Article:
“Her brains retrained
By a 24 inch remote
Revolution a solution
For all our children
But all her children
Don’t mean as much as the show”

7. Gimme Some Truth – John Lennon

Classic, Vietnam-era anti-government tirade from a man who was an absolute expert, in the same way that Bob Dylan and Lou Reed were, at using words and music to hurt people. I don’t just mean shock or offend, anyone can do that with a few swear words, but Lennon had that unique gift that so very few writers have of being able to personally insult people that he’d never met. His voice on this track is amazing, only Noddy Holder and Liam Gallagher have swallowed as much sandpaper as Lennon did. He really hated everything.

Angriest bit: 2:07, where he actually loses his breath.

6. Of Walking Abortion – Manic Street Preachers

The evacuating of the bile duct of an alcoholic intellectual at the end of his tether. This is the only song on this list that isn’t sung by the person who wrote it, which makes the performance of James Dean Bradfield here a mission of the most extreme voyeurism. The ugliest song on one of the ugliest albums of all time, a four minute vomiting-session during which Richey Edwards props himself up on his elbows and declares that he’s disgusted with every single thing he can see. The outro is so intense that it could make your grandmother’s neck veins bulge.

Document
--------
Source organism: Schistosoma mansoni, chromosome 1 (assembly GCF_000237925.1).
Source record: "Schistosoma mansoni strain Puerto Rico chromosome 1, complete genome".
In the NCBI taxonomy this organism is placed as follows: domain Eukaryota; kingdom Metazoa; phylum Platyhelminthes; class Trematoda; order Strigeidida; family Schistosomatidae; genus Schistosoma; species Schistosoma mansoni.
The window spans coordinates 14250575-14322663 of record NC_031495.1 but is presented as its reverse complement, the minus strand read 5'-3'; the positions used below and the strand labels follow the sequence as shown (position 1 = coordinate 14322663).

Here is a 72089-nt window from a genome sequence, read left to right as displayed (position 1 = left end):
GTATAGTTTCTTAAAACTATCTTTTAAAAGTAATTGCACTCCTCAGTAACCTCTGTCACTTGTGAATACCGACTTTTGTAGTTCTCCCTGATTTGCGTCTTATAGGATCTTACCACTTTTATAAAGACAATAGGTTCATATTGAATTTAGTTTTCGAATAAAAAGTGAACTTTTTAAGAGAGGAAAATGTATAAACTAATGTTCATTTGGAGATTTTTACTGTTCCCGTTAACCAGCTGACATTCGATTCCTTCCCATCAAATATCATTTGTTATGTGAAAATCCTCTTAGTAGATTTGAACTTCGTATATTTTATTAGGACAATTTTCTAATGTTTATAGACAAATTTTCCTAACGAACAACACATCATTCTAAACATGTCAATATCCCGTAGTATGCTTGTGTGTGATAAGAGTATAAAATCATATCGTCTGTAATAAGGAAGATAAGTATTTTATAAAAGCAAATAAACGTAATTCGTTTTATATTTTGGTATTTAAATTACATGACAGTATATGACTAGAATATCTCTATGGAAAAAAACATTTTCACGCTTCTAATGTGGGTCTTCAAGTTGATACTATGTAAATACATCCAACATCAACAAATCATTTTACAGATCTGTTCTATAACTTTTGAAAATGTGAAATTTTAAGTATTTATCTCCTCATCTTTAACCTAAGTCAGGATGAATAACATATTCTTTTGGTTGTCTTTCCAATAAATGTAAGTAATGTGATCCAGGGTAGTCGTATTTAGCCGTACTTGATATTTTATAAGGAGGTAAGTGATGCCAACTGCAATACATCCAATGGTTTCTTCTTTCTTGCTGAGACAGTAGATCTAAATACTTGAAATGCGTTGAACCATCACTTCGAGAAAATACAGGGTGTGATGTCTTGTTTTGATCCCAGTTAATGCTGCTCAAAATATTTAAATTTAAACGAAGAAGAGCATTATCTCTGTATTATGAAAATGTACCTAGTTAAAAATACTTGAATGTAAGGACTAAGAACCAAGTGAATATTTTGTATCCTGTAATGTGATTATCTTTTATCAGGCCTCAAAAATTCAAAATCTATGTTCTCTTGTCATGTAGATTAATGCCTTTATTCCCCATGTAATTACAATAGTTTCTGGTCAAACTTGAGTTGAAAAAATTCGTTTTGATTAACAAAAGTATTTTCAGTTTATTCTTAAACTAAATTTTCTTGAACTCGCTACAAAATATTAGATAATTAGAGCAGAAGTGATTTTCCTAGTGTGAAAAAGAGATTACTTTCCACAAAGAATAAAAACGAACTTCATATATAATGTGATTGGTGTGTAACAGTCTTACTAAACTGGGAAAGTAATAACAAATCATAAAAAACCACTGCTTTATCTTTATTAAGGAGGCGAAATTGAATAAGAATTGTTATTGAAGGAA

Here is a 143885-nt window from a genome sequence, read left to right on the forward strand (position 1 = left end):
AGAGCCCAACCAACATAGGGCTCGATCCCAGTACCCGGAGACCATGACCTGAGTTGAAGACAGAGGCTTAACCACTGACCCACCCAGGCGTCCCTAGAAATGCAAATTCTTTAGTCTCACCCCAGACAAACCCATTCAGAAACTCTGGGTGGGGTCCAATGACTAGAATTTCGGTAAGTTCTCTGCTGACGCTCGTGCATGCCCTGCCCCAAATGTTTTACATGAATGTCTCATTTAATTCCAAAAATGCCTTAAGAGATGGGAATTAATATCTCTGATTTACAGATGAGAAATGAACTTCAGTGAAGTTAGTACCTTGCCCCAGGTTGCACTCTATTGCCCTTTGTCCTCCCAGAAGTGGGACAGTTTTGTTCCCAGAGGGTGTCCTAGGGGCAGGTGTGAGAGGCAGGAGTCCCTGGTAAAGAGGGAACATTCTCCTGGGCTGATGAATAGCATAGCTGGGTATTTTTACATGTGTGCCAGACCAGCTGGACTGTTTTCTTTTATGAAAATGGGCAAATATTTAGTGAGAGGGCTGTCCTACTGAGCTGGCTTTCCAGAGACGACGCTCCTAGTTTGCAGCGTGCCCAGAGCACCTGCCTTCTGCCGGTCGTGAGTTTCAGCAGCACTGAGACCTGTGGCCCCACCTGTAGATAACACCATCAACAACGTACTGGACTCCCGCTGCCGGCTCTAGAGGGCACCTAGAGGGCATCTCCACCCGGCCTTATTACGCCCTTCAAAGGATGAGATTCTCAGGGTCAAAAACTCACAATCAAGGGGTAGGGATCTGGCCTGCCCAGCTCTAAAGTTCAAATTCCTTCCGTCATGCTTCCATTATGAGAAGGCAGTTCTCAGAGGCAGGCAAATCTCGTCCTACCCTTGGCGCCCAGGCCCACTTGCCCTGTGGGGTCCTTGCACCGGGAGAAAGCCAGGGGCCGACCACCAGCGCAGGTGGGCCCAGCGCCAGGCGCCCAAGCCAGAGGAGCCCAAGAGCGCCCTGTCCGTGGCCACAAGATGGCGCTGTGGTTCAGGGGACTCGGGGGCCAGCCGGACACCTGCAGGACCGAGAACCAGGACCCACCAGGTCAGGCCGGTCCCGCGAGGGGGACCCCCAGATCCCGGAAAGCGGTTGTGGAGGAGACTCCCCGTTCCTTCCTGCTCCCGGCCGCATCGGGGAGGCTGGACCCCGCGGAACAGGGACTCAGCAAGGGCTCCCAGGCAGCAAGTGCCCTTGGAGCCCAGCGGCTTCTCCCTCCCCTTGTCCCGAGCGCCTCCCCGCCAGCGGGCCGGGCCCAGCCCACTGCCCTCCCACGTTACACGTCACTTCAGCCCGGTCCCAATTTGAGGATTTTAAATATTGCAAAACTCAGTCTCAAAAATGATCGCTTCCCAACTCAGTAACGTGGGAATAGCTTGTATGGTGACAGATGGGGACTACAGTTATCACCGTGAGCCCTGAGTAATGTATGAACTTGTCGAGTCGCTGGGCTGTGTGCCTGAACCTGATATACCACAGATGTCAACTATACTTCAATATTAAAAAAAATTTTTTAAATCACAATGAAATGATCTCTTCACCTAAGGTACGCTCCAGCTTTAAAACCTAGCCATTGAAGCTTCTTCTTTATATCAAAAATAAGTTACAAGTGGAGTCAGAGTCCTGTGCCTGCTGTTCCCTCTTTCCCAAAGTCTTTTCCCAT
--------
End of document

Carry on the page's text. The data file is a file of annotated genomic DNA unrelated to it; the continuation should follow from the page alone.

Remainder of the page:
Angriest bit: “WHO’S RESPONSIBLE? YOU FUCKIN ARE!!!”

5. Free Satpal Ram – Asian Dub Foundation

Asian Dub Foundation should have been massive. They were the first proper ethnic punk band in the UK, their songs were as good as anything The Specials ever did, and when I saw them in 2003 supporting Radiohead, the biggest band in the world, they blew them offstage. Satpal Ram was an Englishman of Asian descent who was attacked by six skinheads in a Birmingham restaurant in 1986 over an argument about music. He stabbed one of his assailants with a table knife in self defence after being  stabbed himself and glassed in his face. He served 16 years in prison for murder. The defense lawyer he was assigned didn’t meet him until half an hour before his case was up in court.

Angriest bit: The row of the guitar solo at 1:57